Fantasy Baseball: Will These Fallen Stars Rise Again After the All-Star Break?

Ryan LesterSenior Writer IJuly 11, 2013

ANAHEIM, CA - JULY 06:  Josh Hamilton #32 of the Los Angeles Angels of Anaheim celebrates as he runs the bases after hitting a two run walk off home run in the 11th inning against the Boston Red Sox at Angel Stadium of Anaheim on July 6, 2013 in Anaheim, California.  The Angels won 9-7 in 11 innings.  (Photo by Stephen Dunn/Getty Images)
Stephen Dunn/Getty Images

The All-Star break is a time to reflect on the happenings of the first few months of the season. It’s also a time to catch your breath in the biggest marathon of fantasy sports.

Rather than resting on our laurels though, let’s take a look at some batters that got off to a rough start and see if they will rebound in the second half.


Starlin Castro, SS, Chicago Cubs

Castro is hitting .232 with 41 runs, five home runs and 27 RBI. His second-half career OPS is 79 points higher than his first half, which should help, but I’d like to see some proof before expecting a turnaround.

Josh Hamilton, OF, Anaheim Angels

Hamilton enters the day hitting .229 with a paltry .711 OPS. He did smack a pair of home runs Wednesday night to bring his total on the year to 14.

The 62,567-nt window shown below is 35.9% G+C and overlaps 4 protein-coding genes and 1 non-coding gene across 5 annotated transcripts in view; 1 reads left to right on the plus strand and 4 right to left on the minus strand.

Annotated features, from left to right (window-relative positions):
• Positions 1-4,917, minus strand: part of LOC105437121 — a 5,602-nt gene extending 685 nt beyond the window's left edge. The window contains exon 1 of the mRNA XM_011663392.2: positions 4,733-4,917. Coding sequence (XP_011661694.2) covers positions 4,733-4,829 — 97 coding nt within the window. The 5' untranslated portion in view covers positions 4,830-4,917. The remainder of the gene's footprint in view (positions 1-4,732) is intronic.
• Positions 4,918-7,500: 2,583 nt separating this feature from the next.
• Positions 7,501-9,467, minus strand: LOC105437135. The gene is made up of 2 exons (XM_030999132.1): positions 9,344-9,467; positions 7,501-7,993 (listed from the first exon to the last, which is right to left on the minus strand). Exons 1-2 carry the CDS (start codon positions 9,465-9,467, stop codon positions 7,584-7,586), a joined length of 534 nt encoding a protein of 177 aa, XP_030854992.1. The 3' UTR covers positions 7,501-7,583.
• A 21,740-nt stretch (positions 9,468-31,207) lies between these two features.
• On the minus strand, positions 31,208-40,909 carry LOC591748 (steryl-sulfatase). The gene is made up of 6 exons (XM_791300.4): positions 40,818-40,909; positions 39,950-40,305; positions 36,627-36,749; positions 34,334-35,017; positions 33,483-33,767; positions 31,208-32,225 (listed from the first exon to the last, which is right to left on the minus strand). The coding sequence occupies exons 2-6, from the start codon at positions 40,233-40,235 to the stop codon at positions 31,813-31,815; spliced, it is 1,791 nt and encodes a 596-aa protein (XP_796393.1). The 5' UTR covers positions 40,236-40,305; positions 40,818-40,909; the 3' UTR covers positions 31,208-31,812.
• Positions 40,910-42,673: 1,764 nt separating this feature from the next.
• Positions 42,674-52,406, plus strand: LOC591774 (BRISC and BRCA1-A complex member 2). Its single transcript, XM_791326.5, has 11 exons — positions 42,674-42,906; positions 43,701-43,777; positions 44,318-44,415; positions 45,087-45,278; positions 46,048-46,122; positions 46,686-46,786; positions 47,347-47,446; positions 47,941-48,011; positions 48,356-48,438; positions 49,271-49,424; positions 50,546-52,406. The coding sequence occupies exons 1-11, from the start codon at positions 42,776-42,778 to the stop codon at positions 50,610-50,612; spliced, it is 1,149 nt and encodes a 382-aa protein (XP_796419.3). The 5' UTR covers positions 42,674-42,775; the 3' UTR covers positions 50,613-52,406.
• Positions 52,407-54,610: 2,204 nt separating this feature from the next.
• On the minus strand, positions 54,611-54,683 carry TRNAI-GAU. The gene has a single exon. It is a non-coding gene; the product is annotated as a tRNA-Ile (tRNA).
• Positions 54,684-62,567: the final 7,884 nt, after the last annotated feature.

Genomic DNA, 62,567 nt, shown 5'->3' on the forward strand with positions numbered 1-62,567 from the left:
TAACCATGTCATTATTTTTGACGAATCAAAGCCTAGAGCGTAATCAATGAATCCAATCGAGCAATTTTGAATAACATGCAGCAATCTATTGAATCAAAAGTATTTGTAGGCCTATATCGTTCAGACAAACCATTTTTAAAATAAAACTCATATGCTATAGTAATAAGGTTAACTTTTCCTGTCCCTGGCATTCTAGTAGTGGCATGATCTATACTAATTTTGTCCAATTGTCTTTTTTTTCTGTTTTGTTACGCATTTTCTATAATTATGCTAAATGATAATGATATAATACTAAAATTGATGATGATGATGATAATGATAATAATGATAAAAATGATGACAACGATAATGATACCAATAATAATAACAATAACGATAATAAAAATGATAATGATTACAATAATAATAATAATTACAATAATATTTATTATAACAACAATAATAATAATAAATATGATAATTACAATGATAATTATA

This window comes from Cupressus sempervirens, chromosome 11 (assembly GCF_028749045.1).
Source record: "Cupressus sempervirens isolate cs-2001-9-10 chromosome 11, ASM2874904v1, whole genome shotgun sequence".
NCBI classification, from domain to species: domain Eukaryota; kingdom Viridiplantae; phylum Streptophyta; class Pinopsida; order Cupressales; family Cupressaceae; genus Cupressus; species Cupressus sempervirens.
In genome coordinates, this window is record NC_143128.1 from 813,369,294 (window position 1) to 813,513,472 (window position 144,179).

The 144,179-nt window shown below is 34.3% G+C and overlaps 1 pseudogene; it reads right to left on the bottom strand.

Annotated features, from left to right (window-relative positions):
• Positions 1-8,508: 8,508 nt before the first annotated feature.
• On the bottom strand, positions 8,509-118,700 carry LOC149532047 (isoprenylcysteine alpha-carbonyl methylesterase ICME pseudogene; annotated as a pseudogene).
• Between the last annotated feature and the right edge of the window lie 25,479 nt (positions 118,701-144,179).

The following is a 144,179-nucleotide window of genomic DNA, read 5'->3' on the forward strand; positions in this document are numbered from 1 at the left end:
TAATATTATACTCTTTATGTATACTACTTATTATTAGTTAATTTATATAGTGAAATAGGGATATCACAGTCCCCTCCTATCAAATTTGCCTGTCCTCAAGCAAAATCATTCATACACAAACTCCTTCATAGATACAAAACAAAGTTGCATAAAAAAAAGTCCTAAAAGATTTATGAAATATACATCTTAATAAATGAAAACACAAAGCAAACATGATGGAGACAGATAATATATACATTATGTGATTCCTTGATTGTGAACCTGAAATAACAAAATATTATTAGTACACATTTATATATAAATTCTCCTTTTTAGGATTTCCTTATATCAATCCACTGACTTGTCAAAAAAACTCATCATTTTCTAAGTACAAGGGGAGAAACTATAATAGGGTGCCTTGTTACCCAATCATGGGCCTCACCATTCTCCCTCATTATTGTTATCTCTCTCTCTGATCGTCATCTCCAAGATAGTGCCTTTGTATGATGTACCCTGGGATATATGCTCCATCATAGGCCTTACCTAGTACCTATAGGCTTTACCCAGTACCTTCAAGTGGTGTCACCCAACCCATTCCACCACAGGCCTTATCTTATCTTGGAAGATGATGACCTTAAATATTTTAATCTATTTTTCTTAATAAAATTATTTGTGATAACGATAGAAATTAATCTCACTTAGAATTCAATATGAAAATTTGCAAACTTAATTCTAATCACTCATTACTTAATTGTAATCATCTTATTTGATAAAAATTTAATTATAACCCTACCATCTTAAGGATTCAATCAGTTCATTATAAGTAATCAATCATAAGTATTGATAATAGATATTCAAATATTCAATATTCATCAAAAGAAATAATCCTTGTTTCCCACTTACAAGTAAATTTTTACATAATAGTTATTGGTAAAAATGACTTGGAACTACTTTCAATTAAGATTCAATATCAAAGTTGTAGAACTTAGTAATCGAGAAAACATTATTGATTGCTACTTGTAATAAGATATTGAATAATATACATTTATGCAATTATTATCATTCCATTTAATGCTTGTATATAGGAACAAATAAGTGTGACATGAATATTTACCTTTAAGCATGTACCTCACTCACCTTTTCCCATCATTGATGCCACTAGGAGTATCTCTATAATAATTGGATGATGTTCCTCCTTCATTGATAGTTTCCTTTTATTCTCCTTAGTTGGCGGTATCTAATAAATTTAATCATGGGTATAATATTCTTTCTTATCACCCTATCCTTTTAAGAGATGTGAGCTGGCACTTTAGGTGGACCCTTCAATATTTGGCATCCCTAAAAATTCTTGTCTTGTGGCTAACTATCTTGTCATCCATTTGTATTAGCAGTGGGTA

In his past 14 games, he’s hitting .346 with 12 runs, four home runs and 14 RBI. His career slugging percentage is 20 points lower following the All-Star break, but given the fact that he set the bar so low, I think a continued surge is in order.

Jason Heyward, OF, Atlanta Braves

Heyward is hitting .225 with seven home runs and 21 RBI. He got off to a brutal start hitting .146 through May, but rebounded in a big way (.312) in June.

So far July has been slow (.189) so there is cause for concern. Heyward’s second-half batting average is 26 points higher than his first-half average.

Matt Kemp, OF, Los Angeles Dodgers

Kemp currently resides on the 15-day DL because of inflammation in his AC joint. That sounds as painful as the .254-29-4-24-9 line he has produced for his fantasy owners.

Instead of bouncing back from a mediocre 2012 season, he is making his monster 2011 campaign look more like an outlier. I wouldn’t expect him to be worse, mainly because he has done so little, but I’m not feeling a huge turnaround.

Albert Pujols, 1B, Anaheim Angels

Hamilton isn’t the only Angel off to a slow start by their standards. Pujols is hitting .252 with 15 home runs and 56 RBI. He’s on pace to hit only 27 home runs, which would mark the first time in his career that he failed to reach 30 home runs.

Pujols’ slugging percentage is 43 points higher in the second half, and if last year is any indication, Pujols should be set to take off. His slugging percentage jumped from .460 in the first half to .581 in the second half. With his streak in jeopardy, look for Prince Albert to get his power groove going.

Giancarlo Stanton, OF, Miami Marlins

Stanton is only hitting .246, which isn’t as big of a problem as his minuscule .436 slugging percentage. He has been limited to 48 games and that has resulted in a single-digit (eight) home run total.

His second-half OPS is 115 points higher than the first half. He should be much better following the break.

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